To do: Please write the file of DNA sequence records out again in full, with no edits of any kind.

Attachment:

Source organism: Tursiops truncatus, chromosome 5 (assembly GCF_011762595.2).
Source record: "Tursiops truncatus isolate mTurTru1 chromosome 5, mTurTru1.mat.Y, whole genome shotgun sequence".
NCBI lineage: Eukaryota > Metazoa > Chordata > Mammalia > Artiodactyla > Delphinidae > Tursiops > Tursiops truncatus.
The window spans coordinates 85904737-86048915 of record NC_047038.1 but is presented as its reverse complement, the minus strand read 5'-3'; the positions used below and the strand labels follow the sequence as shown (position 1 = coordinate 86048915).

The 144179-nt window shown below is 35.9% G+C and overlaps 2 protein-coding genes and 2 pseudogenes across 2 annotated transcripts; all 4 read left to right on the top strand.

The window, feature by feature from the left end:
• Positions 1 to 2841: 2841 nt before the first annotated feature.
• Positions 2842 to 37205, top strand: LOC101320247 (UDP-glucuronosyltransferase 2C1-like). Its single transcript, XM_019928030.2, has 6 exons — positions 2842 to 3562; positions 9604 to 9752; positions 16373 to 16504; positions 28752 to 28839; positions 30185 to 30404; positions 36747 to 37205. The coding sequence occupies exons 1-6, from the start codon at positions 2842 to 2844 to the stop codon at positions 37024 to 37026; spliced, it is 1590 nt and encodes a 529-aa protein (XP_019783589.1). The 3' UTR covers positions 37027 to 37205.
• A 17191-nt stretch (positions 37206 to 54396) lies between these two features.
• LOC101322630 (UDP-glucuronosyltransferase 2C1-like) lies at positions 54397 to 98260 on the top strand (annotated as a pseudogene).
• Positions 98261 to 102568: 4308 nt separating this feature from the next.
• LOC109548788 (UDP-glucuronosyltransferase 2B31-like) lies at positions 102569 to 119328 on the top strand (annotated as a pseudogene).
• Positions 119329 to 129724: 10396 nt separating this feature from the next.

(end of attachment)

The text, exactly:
Source organism: Tursiops truncatus, chromosome 5 (assembly GCF_011762595.2).
Source record: "Tursiops truncatus isolate mTurTru1 chromosome 5, mTurTru1.mat.Y, whole genome shotgun sequence".
NCBI lineage: Eukaryota > Metazoa > Chordata > Mammalia > Artiodactyla > Delphinidae > Tursiops > Tursiops truncatus.
The window spans coordinates 85904737-86048915 of record NC_047038.1 but is presented as its reverse complement, the minus strand read 5'-3'; the positions used below and the strand labels follow the sequence as shown (position 1 = coordinate 86048915).

The 144179-nt window shown below is 35.9% G+C and overlaps 2 protein-coding genes and 2 pseudogenes across 2 annotated transcripts; all 4 read left to right on the top strand.

The window, feature by feature from the left end:
• Positions 1 to 2841: 2841 nt before the first annotated feature.
• Positions 2842 to 37205, top strand: LOC101320247 (UDP-glucuronosyltransferase 2C1-like). Its single transcript, XM_019928030.2, has 6 exons — positions 2842 to 3562; positions 9604 to 9752; positions 16373 to 16504; positions 28752 to 28839; positions 30185 to 30404; positions 36747 to 37205. The coding sequence occupies exons 1-6, from the start codon at positions 2842 to 2844 to the stop codon at positions 37024 to 37026; spliced, it is 1590 nt and encodes a 529-aa protein (XP_019783589.1). The 3' UTR covers positions 37027 to 37205.
• A 17191-nt stretch (positions 37206 to 54396) lies between these two features.
• LOC101322630 (UDP-glucuronosyltransferase 2C1-like) lies at positions 54397 to 98260 on the top strand (annotated as a pseudogene).
• Positions 98261 to 102568: 4308 nt separating this feature from the next.
• LOC109548788 (UDP-glucuronosyltransferase 2B31-like) lies at positions 102569 to 119328 on the top strand (annotated as a pseudogene).
• Positions 119329 to 129724: 10396 nt separating this feature from the next.